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Not everyone believes the danger is imminent. Last August, Russian Defense Minister Sergei Ivanov dismissed concerns about the security of Russian HEU as "just a myth." However big the threat, critics say President Bush has yet to tackle it head-on. "The Bush Administration has failed to declare war on nuclear terrorism," says nuclear expert Graham Allison, a former Clinton official. The Bush Administration is expected to earmark about $400 million this year for securing nuclear material in the former Soviet Union. Over the past two and a half years, international teams of nuclear experts have retrieved more than 230 lbs. of bomb-grade uranium from such countries as Uzbekistan, Bulgaria, Romania, Libya and the Czech Republic. But at its current pace, Allison charges, the effort to secure all Russian nuclear weapons and fissile material will not be complete until 2020. Critics of the Administration say the U.S. should pressure Russian President Vladimir Putin to get more aggressive about securing nuclear material in his country. "We're in a race between cooperation and catastrophe," says former Senator Sam Nunn, who helped create the 13-year-old U.S.-Russian program to destroy Russia's surplus HEU before it falls into the wrong hands.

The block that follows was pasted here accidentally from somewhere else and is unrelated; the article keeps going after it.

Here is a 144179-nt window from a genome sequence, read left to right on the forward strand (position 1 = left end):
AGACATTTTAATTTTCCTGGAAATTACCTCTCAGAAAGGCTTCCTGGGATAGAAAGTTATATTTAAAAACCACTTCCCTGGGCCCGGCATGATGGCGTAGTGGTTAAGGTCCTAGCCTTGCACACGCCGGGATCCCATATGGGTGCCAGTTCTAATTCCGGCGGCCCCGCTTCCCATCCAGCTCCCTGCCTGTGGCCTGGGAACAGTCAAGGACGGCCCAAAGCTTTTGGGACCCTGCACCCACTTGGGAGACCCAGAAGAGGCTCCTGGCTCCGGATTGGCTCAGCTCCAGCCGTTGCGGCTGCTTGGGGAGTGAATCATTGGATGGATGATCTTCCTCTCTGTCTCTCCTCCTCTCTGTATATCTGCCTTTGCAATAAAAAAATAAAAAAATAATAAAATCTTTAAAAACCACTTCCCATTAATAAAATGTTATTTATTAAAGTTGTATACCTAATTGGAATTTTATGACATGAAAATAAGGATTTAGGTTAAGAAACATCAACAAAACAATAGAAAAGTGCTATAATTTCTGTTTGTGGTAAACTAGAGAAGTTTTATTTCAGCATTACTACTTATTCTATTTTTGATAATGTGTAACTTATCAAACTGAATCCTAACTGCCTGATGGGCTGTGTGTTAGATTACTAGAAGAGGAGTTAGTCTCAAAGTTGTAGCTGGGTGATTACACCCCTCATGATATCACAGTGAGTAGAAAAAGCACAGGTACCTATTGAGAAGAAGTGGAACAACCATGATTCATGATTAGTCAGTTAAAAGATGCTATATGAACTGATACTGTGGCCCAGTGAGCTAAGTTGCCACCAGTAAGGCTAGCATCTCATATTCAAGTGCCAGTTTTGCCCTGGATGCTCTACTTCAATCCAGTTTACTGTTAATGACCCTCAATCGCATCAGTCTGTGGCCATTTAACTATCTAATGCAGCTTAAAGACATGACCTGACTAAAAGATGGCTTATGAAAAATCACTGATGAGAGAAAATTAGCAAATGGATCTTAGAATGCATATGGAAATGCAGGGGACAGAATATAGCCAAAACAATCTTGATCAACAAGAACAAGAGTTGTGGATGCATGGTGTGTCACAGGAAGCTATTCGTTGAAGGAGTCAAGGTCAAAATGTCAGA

The world may not have much time. In the months before Sept. 11, bin Laden and associates met in Afghanistan with a Pakistani nuclear scientist, Sultan Bashiruddin Mahmoud. At one meeting, according to an account made public by the White House, a bin Laden associate indicated he had nuclear material and wanted to know how to use it to make a weapon. Mahmoud provided information about nuclear-weapons programs, the White House said. In an interview with the Associated Press, Mahmoud's son said his father had rebuffed bin Laden. The bad news is that he is surely still trying. --By Massimo Calabresi. With reporting by Timothy J. Burger and Elaine Shannon/Washington, Tim McGirk/Islamabad and Andrew Purvis/Vienna